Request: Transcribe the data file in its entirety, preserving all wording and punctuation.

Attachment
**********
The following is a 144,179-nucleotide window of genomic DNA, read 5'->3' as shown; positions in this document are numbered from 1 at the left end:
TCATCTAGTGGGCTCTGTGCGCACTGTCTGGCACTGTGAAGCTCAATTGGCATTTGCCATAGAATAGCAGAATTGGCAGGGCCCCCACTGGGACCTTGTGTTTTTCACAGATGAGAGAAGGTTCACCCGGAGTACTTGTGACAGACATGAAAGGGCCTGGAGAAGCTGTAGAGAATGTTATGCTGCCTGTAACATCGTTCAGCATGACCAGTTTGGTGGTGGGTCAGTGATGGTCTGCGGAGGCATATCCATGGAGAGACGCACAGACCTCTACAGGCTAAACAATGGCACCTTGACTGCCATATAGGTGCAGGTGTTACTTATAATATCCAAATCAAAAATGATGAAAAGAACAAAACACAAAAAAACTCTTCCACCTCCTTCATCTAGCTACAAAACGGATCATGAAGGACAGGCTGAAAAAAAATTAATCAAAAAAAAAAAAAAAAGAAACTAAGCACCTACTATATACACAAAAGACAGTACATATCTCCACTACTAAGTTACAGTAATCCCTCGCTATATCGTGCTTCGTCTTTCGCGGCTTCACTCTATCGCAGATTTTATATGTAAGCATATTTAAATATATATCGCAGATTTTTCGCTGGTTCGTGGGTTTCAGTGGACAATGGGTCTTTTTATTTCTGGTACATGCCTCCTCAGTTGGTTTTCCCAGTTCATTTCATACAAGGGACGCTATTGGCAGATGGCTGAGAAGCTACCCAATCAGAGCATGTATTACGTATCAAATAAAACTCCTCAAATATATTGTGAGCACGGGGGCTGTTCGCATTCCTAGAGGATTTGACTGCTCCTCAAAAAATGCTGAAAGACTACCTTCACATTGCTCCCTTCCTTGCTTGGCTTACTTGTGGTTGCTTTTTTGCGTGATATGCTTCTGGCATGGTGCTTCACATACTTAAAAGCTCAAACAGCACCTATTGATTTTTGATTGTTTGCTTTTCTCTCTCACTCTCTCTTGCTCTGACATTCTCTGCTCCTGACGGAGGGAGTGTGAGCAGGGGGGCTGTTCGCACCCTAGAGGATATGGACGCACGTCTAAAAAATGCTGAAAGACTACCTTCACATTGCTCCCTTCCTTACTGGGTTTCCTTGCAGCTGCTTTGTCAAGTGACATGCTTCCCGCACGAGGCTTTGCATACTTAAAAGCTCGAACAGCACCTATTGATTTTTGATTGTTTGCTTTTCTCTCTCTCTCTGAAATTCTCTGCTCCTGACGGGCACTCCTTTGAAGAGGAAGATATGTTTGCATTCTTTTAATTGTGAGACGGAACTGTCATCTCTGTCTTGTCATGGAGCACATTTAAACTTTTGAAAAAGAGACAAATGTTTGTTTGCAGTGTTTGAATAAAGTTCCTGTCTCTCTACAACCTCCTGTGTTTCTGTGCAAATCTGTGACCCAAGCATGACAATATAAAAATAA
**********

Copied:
The following is a 144,179-nucleotide window of genomic DNA, read 5'->3' as shown; positions in this document are numbered from 1 at the left end:
TCATCTAGTGGGCTCTGTGCGCACTGTCTGGCACTGTGAAGCTCAATTGGCATTTGCCATAGAATAGCAGAATTGGCAGGGCCCCCACTGGGACCTTGTGTTTTTCACAGATGAGAGAAGGTTCACCCGGAGTACTTGTGACAGACATGAAAGGGCCTGGAGAAGCTGTAGAGAATGTTATGCTGCCTGTAACATCGTTCAGCATGACCAGTTTGGTGGTGGGTCAGTGATGGTCTGCGGAGGCATATCCATGGAGAGACGCACAGACCTCTACAGGCTAAACAATGGCACCTTGACTGCCATATAGGTGCAGGTGTTACTTATAATATCCAAATCAAAAATGATGAAAAGAACAAAACACAAAAAAACTCTTCCACCTCCTTCATCTAGCTACAAAACGGATCATGAAGGACAGGCTGAAAAAAAATTAATCAAAAAAAAAAAAAAAAGAAACTAAGCACCTACTATATACACAAAAGACAGTACATATCTCCACTACTAAGTTACAGTAATCCCTCGCTATATCGTGCTTCGTCTTTCGCGGCTTCACTCTATCGCAGATTTTATATGTAAGCATATTTAAATATATATCGCAGATTTTTCGCTGGTTCGTGGGTTTCAGTGGACAATGGGTCTTTTTATTTCTGGTACATGCCTCCTCAGTTGGTTTTCCCAGTTCATTTCATACAAGGGACGCTATTGGCAGATGGCTGAGAAGCTACCCAATCAGAGCATGTATTACGTATCAAATAAAACTCCTCAAATATATTGTGAGCACGGGGGCTGTTCGCATTCCTAGAGGATTTGACTGCTCCTCAAAAAATGCTGAAAGACTACCTTCACATTGCTCCCTTCCTTGCTTGGCTTACTTGTGGTTGCTTTTTTGCGTGATATGCTTCTGGCATGGTGCTTCACATACTTAAAAGCTCAAACAGCACCTATTGATTTTTGATTGTTTGCTTTTCTCTCTCACTCTCTCTTGCTCTGACATTCTCTGCTCCTGACGGAGGGAGTGTGAGCAGGGGGGCTGTTCGCACCCTAGAGGATATGGACGCACGTCTAAAAAATGCTGAAAGACTACCTTCACATTGCTCCCTTCCTTACTGGGTTTCCTTGCAGCTGCTTTGTCAAGTGACATGCTTCCCGCACGAGGCTTTGCATACTTAAAAGCTCGAACAGCACCTATTGATTTTTGATTGTTTGCTTTTCTCTCTCTCTCTGAAATTCTCTGCTCCTGACGGGCACTCCTTTGAAGAGGAAGATATGTTTGCATTCTTTTAATTGTGAGACGGAACTGTCATCTCTGTCTTGTCATGGAGCACATTTAAACTTTTGAAAAAGAGACAAATGTTTGTTTGCAGTGTTTGAATAAAGTTCCTGTCTCTCTACAACCTCCTGTGTTTCTGTGCAAATCTGTGACCCAAGCATGACAATATAAAAATAA